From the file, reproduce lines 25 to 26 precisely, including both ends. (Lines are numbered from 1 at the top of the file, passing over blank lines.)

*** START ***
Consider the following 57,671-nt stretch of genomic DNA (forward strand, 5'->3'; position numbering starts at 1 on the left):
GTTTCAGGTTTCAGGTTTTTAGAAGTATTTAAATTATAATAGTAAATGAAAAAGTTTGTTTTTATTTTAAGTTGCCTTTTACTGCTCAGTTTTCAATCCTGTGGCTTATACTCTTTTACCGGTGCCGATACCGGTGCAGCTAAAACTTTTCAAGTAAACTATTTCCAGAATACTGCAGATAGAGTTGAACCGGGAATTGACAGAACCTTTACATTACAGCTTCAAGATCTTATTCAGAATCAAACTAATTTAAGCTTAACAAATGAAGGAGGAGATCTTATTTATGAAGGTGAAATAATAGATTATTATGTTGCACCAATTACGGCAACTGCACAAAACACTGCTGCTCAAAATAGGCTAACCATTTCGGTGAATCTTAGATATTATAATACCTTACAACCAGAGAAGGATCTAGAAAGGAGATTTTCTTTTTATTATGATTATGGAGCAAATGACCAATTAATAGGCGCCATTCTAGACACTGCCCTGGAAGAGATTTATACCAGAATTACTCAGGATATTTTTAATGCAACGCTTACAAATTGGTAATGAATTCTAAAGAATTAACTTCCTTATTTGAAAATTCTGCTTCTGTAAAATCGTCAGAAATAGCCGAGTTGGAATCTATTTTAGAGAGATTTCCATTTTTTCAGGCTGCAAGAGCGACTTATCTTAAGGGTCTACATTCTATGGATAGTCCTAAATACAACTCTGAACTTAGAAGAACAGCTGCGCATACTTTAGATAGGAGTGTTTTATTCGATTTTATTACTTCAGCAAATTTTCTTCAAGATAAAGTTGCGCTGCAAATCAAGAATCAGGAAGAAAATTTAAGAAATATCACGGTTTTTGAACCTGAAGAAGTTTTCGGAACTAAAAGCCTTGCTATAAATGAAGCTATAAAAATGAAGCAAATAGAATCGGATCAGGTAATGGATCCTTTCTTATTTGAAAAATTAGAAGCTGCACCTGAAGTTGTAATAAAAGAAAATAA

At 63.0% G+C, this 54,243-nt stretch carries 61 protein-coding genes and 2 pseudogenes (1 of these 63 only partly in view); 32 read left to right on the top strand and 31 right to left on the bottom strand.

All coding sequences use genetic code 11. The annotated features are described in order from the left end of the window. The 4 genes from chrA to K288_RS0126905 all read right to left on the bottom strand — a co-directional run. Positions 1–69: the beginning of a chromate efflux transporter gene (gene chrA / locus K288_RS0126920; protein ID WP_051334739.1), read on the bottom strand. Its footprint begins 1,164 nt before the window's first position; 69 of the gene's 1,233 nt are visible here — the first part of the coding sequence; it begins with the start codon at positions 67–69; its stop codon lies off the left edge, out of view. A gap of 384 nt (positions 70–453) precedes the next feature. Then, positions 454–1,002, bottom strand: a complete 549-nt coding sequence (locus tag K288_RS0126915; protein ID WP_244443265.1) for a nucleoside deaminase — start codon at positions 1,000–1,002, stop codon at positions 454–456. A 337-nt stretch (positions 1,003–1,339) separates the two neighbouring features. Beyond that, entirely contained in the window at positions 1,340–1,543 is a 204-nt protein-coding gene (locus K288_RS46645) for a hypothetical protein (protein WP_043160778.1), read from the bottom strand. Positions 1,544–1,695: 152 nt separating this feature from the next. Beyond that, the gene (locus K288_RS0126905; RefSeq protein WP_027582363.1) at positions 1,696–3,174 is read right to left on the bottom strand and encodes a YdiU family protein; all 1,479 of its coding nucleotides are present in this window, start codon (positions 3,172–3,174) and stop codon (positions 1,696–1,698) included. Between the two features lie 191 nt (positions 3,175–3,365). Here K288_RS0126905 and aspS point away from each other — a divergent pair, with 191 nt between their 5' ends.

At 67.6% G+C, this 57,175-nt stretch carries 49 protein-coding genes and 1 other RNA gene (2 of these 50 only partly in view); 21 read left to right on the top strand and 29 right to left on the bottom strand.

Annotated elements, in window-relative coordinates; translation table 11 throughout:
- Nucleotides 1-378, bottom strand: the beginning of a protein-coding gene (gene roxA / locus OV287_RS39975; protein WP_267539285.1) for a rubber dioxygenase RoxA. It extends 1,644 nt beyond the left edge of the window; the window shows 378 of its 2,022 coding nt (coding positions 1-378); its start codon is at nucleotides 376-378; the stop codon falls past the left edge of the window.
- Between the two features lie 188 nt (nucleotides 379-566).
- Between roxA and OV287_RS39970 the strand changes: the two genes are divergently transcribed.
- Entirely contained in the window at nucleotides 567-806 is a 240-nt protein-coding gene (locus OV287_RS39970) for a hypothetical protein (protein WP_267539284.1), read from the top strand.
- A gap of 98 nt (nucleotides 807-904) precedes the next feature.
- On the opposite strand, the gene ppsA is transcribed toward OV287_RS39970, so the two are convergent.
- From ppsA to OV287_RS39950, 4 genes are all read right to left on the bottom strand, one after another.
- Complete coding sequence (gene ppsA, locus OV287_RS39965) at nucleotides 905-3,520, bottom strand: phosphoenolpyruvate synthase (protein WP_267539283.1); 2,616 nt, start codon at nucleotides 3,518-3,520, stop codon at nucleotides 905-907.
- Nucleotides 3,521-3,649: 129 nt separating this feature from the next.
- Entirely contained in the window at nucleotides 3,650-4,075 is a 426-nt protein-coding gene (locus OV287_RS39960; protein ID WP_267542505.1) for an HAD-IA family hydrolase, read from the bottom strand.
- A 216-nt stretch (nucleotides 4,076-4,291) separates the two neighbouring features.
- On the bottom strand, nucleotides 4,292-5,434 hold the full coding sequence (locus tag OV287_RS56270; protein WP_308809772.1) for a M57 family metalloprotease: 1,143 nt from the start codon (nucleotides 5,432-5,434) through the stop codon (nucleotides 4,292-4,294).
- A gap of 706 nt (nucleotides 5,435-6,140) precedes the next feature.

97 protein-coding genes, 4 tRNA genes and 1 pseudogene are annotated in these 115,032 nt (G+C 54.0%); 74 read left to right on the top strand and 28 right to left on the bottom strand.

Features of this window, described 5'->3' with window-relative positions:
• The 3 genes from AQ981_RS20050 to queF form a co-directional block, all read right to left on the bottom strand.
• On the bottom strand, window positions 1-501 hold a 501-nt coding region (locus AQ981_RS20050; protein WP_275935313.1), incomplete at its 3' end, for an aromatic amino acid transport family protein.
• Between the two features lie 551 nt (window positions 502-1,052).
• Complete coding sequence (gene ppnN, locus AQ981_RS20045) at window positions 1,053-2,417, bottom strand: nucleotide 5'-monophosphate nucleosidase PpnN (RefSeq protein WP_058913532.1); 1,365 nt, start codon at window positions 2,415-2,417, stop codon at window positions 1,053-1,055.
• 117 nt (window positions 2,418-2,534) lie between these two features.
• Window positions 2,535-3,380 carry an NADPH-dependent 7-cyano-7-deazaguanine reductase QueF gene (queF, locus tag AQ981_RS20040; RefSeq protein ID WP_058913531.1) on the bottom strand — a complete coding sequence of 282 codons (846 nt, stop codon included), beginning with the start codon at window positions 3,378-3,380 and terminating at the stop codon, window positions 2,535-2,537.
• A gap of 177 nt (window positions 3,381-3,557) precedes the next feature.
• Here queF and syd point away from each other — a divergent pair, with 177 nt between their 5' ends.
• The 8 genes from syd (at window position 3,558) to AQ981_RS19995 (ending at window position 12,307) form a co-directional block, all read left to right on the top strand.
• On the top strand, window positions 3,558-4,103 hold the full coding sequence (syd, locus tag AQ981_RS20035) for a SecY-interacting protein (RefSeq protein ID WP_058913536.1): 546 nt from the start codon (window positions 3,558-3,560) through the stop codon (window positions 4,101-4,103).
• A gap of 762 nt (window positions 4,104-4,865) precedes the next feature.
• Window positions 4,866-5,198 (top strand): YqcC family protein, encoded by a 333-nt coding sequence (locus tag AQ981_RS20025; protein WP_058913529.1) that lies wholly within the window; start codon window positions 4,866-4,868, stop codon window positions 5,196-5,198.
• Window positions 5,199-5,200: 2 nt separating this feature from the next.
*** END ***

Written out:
• Complete coding sequence (gene ppnN, locus AQ981_RS20045) at window positions 1,053-2,417, bottom strand: nucleotide 5'-monophosphate nucleosidase PpnN (RefSeq protein WP_058913532.1); 1,365 nt, start codon at window positions 2,415-2,417, stop codon at window positions 1,053-1,055.
• 117 nt (window positions 2,418-2,534) lie between these two features.